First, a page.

We had a hockey team, a longshoremen's hockey team. We had four teams and we used to play every Sunday, out at Coquitlam. And that came just as big as the stupid Canucks.[laughter] We used to have people coming out watching us. My brother Peter, he was a good hockey player. Defenceman. He taught me a lot, but we had that, we had picnics. We had picnics at Second Beach. We had one at Bowen Island. I remember Bowan Island, the picnics. We won the tug of war, all native tug of war? Howie Smith come up and he says, hey, KB, you wanna be a captain? Okay. He says, well get a hold of a tug of war team. So I got a hold of the biggest guys, and toughest guys on the waterfront, that worked on the waterfront, and we beat everybody. It was one tough outfit, was the Western Stevedore. There were all big, great big longshoremen, and we beat them all.[laughter] I never forget that. In another colourful look back, Ken Baker points out that he did a lot more than just physical labour. He also touches on the dangers of the job and how he got into longshoring in the first place. Anyways, I was in a Teddy [unclear] gang, native Squamish. Then I moved to the board, dispatchin' every day. From there I went drivin' winch, lift truck, bulldozer, all the machinery you can get a hold of on the waterfront, I did that. I ended up pushing buttons when I retired, computer and ship-loaders and all that high tech equipment. I only got a Grade 8 education so, couldn't go too far. And my dad was down there, my uncles were down there. My uncle got killed on the waterfront. He fell off the gangplank and he was paralyzed for the rest of his life. What's your uncle's name? Bobby Baker. He died in his late 80s but he was in the hospital all his life, because of that falling off a gangplank and hitting that fender. Well, it paralyzed his back and all that. And Uncle Joe had a gang. Uncle Joe Baker. That was another Native gang. And that's about all I can say for now. But my dad got me on the waterfront. I'll never forget that day. It was a cold autumn day like today. He's working down CPR on lead or copper ore, or something like that. He was throwin' in these steel skiffs. And I said, if this is longshoring, I'm getting the hell out of here. They give me a shovel and you fill these skips up, take them down below and put them on the sidecars outside, the railway cars. But I seen my cheque the next week, I says I think I'll go back.[laughter] And I get a good pension, I guess you could say. And I'll be 80 in March so I did a lot better than a lot of my fellow workers. There is a plaque commemorating Indigenous dockworkers and the Bows and Arrows outside the Vancouver Convention Centre. It contains a photo of a gang of Indigenous labourers on the waterfront of Moody Ville in 1889.Joulene Parent reads it out:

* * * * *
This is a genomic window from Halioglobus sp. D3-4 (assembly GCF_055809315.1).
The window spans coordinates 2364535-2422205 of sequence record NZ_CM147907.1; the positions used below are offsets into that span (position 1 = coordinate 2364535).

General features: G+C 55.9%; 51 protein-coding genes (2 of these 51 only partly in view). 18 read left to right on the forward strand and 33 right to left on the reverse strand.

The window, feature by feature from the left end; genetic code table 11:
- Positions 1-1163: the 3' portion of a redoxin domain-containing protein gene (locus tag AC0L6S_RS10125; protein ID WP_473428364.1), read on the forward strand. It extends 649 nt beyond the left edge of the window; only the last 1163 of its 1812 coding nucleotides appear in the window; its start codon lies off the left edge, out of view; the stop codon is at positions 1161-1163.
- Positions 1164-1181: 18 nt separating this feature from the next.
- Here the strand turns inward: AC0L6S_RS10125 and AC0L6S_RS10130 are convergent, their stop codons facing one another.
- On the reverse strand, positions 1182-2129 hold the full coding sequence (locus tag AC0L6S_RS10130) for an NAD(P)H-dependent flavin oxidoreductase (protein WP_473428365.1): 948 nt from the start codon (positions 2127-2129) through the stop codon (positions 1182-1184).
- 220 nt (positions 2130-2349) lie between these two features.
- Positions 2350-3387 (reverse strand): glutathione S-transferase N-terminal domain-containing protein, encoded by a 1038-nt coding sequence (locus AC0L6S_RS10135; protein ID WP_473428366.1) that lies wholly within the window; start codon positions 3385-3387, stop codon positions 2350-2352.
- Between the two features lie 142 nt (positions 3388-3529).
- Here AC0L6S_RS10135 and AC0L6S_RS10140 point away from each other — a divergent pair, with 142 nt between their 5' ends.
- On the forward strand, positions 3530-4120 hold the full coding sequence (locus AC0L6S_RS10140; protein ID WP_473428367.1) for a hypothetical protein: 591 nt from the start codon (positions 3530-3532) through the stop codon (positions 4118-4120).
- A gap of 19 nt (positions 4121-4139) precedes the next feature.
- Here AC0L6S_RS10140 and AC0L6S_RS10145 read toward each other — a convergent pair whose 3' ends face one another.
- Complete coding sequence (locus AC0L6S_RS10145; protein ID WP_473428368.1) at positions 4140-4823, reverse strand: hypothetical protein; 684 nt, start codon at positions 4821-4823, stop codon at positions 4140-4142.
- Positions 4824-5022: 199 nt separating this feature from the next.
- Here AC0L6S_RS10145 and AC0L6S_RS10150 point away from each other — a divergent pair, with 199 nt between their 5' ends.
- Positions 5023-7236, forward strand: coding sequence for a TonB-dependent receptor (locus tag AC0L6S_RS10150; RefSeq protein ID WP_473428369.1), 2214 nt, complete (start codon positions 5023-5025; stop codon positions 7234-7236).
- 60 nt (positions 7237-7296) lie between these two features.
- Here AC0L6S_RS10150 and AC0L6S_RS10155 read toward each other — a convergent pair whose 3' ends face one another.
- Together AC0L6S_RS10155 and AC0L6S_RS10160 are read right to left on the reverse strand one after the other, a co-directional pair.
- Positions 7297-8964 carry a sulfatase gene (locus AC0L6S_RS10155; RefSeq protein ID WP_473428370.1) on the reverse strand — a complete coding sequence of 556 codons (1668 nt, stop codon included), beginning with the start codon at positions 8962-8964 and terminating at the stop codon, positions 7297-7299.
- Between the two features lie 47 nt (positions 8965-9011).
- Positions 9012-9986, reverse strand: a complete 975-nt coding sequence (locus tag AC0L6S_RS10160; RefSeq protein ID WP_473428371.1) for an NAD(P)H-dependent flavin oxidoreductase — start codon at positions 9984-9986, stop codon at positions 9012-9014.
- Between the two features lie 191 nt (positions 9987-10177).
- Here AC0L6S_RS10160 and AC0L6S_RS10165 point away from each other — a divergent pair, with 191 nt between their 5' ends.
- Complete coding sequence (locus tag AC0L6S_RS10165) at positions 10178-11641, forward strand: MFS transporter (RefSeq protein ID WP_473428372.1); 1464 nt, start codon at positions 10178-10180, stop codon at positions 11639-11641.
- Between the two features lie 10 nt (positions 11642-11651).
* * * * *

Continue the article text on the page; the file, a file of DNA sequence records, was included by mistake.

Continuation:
Native men worked as longshoremen on Burrard Inlet since before Vancouver was incorporated. In many cases, several generations of men from the same family worked on the docks, beginning as young as 13 or 14 years old. Members of several of the families that lived in Stanley Park earned money through longshoring, including William Nahanee, pictured in front holding a bag in this 1889 photo. And that's a photo that's on the waterfront as well. Numerous Indigenous leaders worked as longshoremen, including Andy Paull, Chief Dan George, Chief Simon Baker and Joe Capilano, who used money earned on the waterfront to finance a trip to London to lobby the king for the rights of First Nations in 1906. In the late 19th and 20th century, specialisation on the waterfront roughly followed radical lines, and the work gangs comprised primarily of Indigenous men became known for their skill and efficiency in handling lumber. They were also the first to organize a longshoremen's union in 1906, which was local 526 of the militant Industrial Workers of the World, informally known as the Bows and Arrows. Although 526 lasted less than a year, the Bows and Arrows unions followed until all longshoremen became part of the ILWU, after the World War II. The plaque is well-worth viewing, along with many others along the Convention Centre's outside walkway, that also depict little known chapters of B.C. labour history. The story of Indigenous waterfront workers and the Bows and Arrows is one of the best. We hope we have done it justice. Thanks to members of the podcast collective, Bailey Garden, who put it all together, and Patricia Wejr, who singled out the wonderful personal reminiscences of the Indigenous longshore workers now retired, who spent so many years on the docks. And thanks to the ILWU Canada podcast, the Docker for allowing us to feature clips from episode 33 of their show. The interviews were conducted by Joulene Parent. The clip from Delbert Guerin is part of the Reclaiming the New Westminster Waterfront Collection at the New Westminster Museum and Archives and Simon Fraser University. I'm your host, Rod Mickleburgh. We'll see you next time. On the Line. [theme music]